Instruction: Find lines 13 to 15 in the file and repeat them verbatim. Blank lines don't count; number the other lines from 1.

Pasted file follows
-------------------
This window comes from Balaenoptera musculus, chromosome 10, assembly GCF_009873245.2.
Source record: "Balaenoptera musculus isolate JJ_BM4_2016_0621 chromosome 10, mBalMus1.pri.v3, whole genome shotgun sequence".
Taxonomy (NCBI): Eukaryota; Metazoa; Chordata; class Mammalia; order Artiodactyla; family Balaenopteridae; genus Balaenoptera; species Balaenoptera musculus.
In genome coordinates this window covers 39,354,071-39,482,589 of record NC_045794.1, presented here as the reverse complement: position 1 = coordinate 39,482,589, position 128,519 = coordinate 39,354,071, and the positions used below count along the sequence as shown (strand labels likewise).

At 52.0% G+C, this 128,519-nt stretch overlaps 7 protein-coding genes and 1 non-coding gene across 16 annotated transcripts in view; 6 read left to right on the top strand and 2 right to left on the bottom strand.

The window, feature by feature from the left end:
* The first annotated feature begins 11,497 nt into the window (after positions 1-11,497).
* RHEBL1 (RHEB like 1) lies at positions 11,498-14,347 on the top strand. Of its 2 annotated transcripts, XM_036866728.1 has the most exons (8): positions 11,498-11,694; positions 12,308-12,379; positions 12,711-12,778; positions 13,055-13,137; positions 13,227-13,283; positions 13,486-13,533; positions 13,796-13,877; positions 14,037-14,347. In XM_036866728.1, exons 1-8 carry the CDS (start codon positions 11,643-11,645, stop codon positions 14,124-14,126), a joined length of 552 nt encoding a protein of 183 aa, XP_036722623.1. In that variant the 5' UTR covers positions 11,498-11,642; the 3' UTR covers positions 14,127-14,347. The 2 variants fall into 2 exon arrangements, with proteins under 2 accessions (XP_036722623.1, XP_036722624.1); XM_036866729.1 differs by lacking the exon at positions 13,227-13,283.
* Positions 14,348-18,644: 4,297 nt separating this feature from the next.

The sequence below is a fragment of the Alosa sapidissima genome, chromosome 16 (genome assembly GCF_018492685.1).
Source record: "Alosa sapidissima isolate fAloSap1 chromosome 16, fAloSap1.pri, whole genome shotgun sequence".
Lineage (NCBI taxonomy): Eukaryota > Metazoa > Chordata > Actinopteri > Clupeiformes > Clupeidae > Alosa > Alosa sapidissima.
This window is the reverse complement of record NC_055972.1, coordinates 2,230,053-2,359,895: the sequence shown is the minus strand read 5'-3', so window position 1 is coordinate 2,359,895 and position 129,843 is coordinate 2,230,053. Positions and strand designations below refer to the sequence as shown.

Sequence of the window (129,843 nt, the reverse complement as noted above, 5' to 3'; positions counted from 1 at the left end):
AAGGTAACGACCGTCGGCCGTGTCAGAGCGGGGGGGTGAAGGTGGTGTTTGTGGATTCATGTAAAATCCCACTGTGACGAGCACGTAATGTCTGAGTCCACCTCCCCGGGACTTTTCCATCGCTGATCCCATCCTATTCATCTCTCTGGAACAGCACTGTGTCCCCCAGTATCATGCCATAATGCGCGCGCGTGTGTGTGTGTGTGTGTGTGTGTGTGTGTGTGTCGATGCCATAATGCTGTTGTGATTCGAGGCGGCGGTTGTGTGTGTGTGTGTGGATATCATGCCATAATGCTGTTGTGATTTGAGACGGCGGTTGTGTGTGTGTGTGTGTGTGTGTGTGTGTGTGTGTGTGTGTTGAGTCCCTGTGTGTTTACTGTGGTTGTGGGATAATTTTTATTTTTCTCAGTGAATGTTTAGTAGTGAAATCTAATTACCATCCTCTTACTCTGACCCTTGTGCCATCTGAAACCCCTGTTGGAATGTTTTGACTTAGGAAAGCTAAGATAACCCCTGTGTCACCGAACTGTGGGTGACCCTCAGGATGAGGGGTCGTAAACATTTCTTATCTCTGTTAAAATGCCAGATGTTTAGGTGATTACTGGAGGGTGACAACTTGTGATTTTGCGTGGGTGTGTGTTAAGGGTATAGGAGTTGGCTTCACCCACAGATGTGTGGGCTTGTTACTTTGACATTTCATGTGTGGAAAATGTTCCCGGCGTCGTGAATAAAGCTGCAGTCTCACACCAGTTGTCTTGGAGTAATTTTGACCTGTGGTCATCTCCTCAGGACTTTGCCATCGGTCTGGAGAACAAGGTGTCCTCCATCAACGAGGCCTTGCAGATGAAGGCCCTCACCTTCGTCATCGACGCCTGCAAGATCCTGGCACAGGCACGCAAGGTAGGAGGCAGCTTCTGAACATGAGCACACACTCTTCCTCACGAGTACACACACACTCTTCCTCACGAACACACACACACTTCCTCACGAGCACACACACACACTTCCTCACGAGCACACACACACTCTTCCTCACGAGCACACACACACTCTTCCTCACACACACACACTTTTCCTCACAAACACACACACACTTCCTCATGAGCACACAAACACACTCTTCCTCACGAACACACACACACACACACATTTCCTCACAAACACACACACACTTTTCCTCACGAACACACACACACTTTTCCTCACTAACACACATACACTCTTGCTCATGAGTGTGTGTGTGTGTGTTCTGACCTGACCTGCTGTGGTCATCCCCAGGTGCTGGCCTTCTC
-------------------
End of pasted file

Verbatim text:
This window is the reverse complement of record NC_055972.1, coordinates 2,230,053-2,359,895: the sequence shown is the minus strand read 5'-3', so window position 1 is coordinate 2,359,895 and position 129,843 is coordinate 2,230,053. Positions and strand designations below refer to the sequence as shown.

Sequence of the window (129,843 nt, the reverse complement as noted above, 5' to 3'; positions counted from 1 at the left end):
AAGGTAACGACCGTCGGCCGTGTCAGAGCGGGGGGGTGAAGGTGGTGTTTGTGGATTCATGTAAAATCCCACTGTGACGAGCACGTAATGTCTGAGTCCACCTCCCCGGGACTTTTCCATCGCTGATCCCATCCTATTCATCTCTCTGGAACAGCACTGTGTCCCCCAGTATCATGCCATAATGCGCGCGCGTGTGTGTGTGTGTGTGTGTGTGTGTGTGTGTGTCGATGCCATAATGCTGTTGTGATTCGAGGCGGCGGTTGTGTGTGTGTGTGTGGATATCATGCCATAATGCTGTTGTGATTTGAGACGGCGGTTGTGTGTGTGTGTGTGTGTGTGTGTGTGTGTGTGTGTGTGTTGAGTCCCTGTGTGTTTACTGTGGTTGTGGGATAATTTTTATTTTTCTCAGTGAATGTTTAGTAGTGAAATCTAATTACCATCCTCTTACTCTGACCCTTGTGCCATCTGAAACCCCTGTTGGAATGTTTTGACTTAGGAAAGCTAAGATAACCCCTGTGTCACCGAACTGTGGGTGACCCTCAGGATGAGGGGTCGTAAACATTTCTTATCTCTGTTAAAATGCCAGATGTTTAGGTGATTACTGGAGGGTGACAACTTGTGATTTTGCGTGGGTGTGTGTTAAGGGTATAGGAGTTGGCTTCACCCACAGATGTGTGGGCTTGTTACTTTGACATTTCATGTGTGGAAAATGTTCCCGGCGTCGTGAATAAAGCTGCAGTCTCACACCAGTTGTCTTGGAGTAATTTTGACCTGTGGTCATCTCCTCAGGACTTTGCCATCGGTCTGGAGAACAAGGTGTCCTCCATCAACGAGGCCTTGCAGATGAAGGCCCTCACCTTCGTCATCGACGCCTGCAAGATCCTGGCACAGGCACGCAAGGTAGGAGGCAGCTTCTGAACATGAGCACACACTCTTCCTCACGAGTACACACACACTCTTCCTCACGAACACACACACACTTCCTCACGAGCACACACACACACTTCCTCACGAGCACACACACACTCTTCCTCACGAGCACACACACACTCTTCCTCACACACACACACTTTTCCTCACAAACACACACACACTTCCTCATGAGCACACAAACACACTCTTCCTCACGAACACACACACACACACACATTTCCTCACAAACACACACACACTTTTCCTCACGAACACACACACACTTTTCCTCACTAACACACATACACTCTTGCTCATGAGTGTGTGTGTGTGTGTTCTGACCTGACCTGCTGTGGTCATCCCCAGGTGCTGGCCTTCTC